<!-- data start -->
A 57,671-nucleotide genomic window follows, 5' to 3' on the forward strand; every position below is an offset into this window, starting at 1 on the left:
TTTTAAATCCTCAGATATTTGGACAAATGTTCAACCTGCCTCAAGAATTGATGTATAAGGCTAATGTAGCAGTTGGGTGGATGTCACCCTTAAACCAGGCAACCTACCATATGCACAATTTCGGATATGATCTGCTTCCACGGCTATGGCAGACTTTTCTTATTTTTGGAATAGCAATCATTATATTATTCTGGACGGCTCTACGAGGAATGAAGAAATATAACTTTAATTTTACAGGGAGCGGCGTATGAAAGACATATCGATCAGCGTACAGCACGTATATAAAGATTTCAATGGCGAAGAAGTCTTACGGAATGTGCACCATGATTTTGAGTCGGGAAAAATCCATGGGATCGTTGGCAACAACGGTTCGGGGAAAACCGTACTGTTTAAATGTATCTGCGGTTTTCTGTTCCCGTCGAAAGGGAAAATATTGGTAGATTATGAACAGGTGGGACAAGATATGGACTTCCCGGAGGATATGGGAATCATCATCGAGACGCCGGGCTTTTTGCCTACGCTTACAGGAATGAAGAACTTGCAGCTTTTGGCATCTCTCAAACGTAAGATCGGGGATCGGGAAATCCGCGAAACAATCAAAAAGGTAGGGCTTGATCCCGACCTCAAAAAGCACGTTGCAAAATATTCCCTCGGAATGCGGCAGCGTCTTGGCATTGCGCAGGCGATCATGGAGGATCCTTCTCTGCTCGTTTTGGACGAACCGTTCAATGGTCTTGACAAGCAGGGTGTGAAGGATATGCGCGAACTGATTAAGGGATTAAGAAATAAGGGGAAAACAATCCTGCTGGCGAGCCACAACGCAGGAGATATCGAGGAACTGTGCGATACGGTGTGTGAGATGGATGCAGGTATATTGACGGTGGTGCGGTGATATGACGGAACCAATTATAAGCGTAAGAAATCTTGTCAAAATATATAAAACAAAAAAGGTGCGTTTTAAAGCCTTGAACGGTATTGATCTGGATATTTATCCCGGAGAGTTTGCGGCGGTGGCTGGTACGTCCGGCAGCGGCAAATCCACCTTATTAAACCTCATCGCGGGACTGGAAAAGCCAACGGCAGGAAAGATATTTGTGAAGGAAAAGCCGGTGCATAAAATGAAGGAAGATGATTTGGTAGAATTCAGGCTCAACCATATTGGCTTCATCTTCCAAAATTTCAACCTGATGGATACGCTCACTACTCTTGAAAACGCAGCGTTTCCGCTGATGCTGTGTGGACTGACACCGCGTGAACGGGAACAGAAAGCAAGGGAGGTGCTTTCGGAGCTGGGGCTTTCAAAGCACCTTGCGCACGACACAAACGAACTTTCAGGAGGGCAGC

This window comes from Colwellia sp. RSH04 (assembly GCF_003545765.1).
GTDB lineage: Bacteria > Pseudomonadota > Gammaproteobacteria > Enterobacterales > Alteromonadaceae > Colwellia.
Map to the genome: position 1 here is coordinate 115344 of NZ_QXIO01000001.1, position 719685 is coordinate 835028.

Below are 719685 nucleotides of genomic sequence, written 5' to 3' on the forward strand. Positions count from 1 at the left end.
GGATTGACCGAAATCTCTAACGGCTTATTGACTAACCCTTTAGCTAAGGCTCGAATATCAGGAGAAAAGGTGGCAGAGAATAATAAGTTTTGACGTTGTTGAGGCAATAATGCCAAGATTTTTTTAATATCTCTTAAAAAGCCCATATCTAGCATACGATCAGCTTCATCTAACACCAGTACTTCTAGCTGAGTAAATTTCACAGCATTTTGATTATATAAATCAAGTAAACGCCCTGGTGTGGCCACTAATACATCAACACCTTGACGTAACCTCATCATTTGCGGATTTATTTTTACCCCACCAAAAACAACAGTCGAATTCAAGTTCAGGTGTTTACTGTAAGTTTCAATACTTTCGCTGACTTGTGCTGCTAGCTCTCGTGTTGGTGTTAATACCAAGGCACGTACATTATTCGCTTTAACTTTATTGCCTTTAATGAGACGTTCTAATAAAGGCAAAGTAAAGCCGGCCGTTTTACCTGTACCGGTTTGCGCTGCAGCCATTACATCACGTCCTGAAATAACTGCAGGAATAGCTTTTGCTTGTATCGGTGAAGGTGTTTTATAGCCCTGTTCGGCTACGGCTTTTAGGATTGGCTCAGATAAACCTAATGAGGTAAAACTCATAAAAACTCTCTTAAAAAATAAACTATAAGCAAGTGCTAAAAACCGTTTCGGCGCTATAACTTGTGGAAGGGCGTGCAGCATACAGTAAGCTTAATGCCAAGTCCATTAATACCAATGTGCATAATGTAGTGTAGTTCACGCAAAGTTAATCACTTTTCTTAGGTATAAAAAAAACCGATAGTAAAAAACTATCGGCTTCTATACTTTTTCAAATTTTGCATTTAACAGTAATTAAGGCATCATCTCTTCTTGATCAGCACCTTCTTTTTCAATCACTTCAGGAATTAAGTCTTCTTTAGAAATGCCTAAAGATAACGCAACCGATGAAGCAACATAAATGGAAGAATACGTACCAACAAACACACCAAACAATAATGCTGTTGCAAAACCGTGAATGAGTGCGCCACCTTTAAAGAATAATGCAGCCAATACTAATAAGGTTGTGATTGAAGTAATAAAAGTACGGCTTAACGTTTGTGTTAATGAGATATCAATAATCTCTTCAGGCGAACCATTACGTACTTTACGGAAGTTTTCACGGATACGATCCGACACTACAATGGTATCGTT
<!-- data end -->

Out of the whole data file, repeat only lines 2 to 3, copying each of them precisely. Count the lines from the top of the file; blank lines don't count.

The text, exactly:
TTTTAAATCCTCAGATATTTGGACAAATGTTCAACCTGCCTCAAGAATTGATGTATAAGGCTAATGTAGCAGTTGGGTGGATGTCACCCTTAAACCAGGCAACCTACCATATGCACAATTTCGGATATGATCTGCTTCCACGGCTATGGCAGACTTTTCTTATTTTTGGAATAGCAATCATTATATTATTCTGGACGGCTCTACGAGGAATGAAGAAATATAACTTTAATTTTACAGGGAGCGGCGTATGAAAGACATATCGATCAGCGTACAGCACGTATATAAAGATTTCAATGGCGAAGAAGTCTTACGGAATGTGCACCATGATTTTGAGTCGGGAAAAATCCATGGGATCGTTGGCAACAACGGTTCGGGGAAAACCGTACTGTTTAAATGTATCTGCGGTTTTCTGTTCCCGTCGAAAGGGAAAATATTGGTAGATTATGAACAGGTGGGACAAGATATGGACTTCCCGGAGGATATGGGAATCATCATCGAGACGCCGGGCTTTTTGCCTACGCTTACAGGAATGAAGAACTTGCAGCTTTTGGCATCTCTCAAACGTAAGATCGGGGATCGGGAAATCCGCGAAACAATCAAAAAGGTAGGGCTTGATCCCGACCTCAAAAAGCACGTTGCAAAATATTCCCTCGGAATGCGGCAGCGTCTTGGCATTGCGCAGGCGATCATGGAGGATCCTTCTCTGCTCGTTTTGGACGAACCGTTCAATGGTCTTGACAAGCAGGGTGTGAAGGATATGCGCGAACTGATTAAGGGATTAAGAAATAAGGGGAAAACAATCCTGCTGGCGAGCCACAACGCAGGAGATATCGAGGAACTGTGCGATACGGTGTGTGAGATGGATGCAGGTATATTGACGGTGGTGCGGTGATATGACGGAACCAATTATAAGCGTAAGAAATCTTGTCAAAATATATAAAACAAAAAAGGTGCGTTTTAAAGCCTTGAACGGTATTGATCTGGATATTTATCCCGGAGAGTTTGCGGCGGTGGCTGGTACGTCCGGCAGCGGCAAATCCACCTTATTAAACCTCATCGCGGGACTGGAAAAGCCAACGGCAGGAAAGATATTTGTGAAGGAAAAGCCGGTGCATAAAATGAAGGAAGATGATTTGGTAGAATTCAGGCTCAACCATATTGGCTTCATCTTCCAAAATTTCAACCTGATGGATACGCTCACTACTCTTGAAAACGCAGCGTTTCCGCTGATGCTGTGTGGACTGACACCGCGTGAACGGGAACAGAAAGCAAGGGAGGTGCTTTCGGAGCTGGGGCTTTCAAAGCACCTTGCGCACGACACAAACGAACTTTCAGGAGGGCAGC

This window comes from Colwellia sp. RSH04 (assembly GCF_003545765.1).